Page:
(HealthDay News) — Adults with a cancer diagnosis have increased incidence of new-onset type 2 diabetes, according to a research letter published online in Diabetes Care.
Lykke Sylow, PhD, from the University of Copenhagen in Denmark, and colleagues evaluated the incidence of type 2 diabetes following a cancer diagnosis and examined the impact of new-onset type 2 diabetes on overall survival in patients with cancer. Data were included for 51,353 incident cancer case subjects diagnosed from 2004 to 2015 without type 2 diabetes at diagnosis, each matched with 10 cancer- and type 2 diabetes-free age- and sex-matched controls.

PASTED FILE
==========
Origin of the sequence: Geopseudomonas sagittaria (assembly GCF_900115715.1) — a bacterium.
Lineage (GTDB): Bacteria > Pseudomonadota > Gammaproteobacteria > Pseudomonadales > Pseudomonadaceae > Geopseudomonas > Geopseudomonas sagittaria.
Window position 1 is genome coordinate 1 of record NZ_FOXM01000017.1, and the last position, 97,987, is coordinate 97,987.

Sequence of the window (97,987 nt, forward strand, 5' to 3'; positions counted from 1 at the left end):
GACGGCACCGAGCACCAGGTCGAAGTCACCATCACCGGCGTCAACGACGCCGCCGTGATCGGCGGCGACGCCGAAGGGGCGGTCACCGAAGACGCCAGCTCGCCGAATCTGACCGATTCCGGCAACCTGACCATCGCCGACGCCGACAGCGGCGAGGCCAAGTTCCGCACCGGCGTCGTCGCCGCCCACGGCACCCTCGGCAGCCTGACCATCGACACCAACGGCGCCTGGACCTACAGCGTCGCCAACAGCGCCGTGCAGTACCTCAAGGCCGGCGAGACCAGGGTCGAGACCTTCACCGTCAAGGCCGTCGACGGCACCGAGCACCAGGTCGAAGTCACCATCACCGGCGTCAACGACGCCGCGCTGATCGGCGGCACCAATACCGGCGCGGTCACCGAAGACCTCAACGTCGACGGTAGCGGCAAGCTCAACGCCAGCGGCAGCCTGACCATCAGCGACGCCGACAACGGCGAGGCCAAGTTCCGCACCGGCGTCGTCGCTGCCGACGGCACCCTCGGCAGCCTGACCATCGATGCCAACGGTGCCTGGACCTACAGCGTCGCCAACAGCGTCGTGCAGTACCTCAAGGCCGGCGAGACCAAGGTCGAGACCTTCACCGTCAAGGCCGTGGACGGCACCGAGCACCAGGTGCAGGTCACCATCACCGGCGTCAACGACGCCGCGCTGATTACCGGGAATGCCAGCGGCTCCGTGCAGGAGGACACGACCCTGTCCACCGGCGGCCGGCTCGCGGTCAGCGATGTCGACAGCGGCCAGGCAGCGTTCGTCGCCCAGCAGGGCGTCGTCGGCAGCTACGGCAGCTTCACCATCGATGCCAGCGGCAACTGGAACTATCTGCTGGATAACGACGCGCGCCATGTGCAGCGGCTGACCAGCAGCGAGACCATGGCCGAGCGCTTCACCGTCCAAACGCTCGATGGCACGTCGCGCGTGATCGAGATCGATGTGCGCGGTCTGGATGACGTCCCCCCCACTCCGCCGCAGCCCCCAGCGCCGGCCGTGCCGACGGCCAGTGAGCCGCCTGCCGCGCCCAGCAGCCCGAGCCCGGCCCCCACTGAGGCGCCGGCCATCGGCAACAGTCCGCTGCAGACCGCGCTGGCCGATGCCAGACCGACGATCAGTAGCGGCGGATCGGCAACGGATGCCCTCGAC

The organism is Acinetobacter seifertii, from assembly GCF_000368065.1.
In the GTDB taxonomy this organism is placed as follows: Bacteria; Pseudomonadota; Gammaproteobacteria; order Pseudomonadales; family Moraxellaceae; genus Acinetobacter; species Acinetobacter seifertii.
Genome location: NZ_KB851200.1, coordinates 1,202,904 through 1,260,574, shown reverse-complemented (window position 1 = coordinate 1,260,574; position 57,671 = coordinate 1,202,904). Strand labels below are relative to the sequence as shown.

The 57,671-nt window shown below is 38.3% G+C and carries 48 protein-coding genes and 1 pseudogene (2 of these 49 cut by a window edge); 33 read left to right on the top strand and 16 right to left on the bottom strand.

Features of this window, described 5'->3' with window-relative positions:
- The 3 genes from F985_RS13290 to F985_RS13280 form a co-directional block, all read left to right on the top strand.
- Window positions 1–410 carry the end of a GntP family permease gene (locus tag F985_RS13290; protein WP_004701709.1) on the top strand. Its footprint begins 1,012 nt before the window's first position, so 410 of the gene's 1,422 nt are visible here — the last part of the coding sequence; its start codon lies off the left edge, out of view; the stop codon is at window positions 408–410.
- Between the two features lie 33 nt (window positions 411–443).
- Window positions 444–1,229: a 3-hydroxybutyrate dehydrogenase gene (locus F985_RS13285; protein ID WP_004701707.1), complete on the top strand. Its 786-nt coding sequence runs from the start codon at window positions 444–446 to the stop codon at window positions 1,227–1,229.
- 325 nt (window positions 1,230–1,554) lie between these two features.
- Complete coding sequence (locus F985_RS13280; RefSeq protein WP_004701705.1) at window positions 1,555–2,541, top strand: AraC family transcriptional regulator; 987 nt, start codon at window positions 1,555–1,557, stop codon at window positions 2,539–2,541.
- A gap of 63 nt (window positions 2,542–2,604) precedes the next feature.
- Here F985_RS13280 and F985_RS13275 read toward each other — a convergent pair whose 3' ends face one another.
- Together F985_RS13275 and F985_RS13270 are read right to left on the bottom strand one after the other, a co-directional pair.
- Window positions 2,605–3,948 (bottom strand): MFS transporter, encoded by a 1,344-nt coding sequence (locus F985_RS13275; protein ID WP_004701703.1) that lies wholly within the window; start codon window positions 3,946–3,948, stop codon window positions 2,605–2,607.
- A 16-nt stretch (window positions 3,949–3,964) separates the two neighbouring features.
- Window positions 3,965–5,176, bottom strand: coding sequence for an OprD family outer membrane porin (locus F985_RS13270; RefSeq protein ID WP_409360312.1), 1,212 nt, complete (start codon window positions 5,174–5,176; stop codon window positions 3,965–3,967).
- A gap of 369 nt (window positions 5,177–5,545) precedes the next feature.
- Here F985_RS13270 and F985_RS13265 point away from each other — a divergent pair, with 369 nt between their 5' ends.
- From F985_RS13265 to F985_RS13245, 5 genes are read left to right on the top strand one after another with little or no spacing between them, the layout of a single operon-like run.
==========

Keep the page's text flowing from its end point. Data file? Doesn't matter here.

The researchers identified an increased risk of new-onset type 2 diabetes for all cancers (hazard ratio, 1.09). Compared with control subjects, the hazard of new-onset type 2 diabetes was particularly strong for pancreatic cancer, cancer of the brain and other parts of the nervous system, and cancer of the corpus uteri (hazard ratios, 5.00, 1.54, and 1.41, respectively). Significantly increased risk of type 2 diabetes was also seen for patients diagnosed with lung, urinary tract, and breast cancers (hazard ratios, 1.38, 1.32, and 1.20, respectively). The influence of new-onset type 2 diabetes on survival was examined in a subpopulation of 28,308 cancer patients. Compared to those without type 2 diabetes, those with new-onset type 2 diabetes in the 2 years after diagnosis had a significantly increased risk of all-cause mortality (hazard ratio, 1.21)
“Our data illustrate the need for increased focus on the development of type 2 diabetes in cancer survivors,” the authors write.
Several authors disclosed financial ties to the biopharmaceutical industry.